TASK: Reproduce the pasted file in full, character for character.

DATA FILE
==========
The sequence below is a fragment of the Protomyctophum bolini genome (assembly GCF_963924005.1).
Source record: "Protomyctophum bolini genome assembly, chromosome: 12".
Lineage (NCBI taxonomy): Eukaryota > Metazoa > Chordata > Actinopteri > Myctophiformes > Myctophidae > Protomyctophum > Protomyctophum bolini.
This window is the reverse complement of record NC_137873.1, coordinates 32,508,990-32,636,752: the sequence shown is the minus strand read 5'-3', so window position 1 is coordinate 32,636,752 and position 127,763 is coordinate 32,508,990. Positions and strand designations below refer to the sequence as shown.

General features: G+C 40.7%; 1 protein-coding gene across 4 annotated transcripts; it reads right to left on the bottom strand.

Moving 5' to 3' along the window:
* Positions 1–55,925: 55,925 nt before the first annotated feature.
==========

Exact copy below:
The sequence below is a fragment of the Protomyctophum bolini genome (assembly GCF_963924005.1).
Source record: "Protomyctophum bolini genome assembly, chromosome: 12".
Lineage (NCBI taxonomy): Eukaryota > Metazoa > Chordata > Actinopteri > Myctophiformes > Myctophidae > Protomyctophum > Protomyctophum bolini.
This window is the reverse complement of record NC_137873.1, coordinates 32,508,990-32,636,752: the sequence shown is the minus strand read 5'-3', so window position 1 is coordinate 32,636,752 and position 127,763 is coordinate 32,508,990. Positions and strand designations below refer to the sequence as shown.

General features: G+C 40.7%; 1 protein-coding gene across 4 annotated transcripts; it reads right to left on the bottom strand.

Moving 5' to 3' along the window:
* Positions 1–55,925: 55,925 nt before the first annotated feature.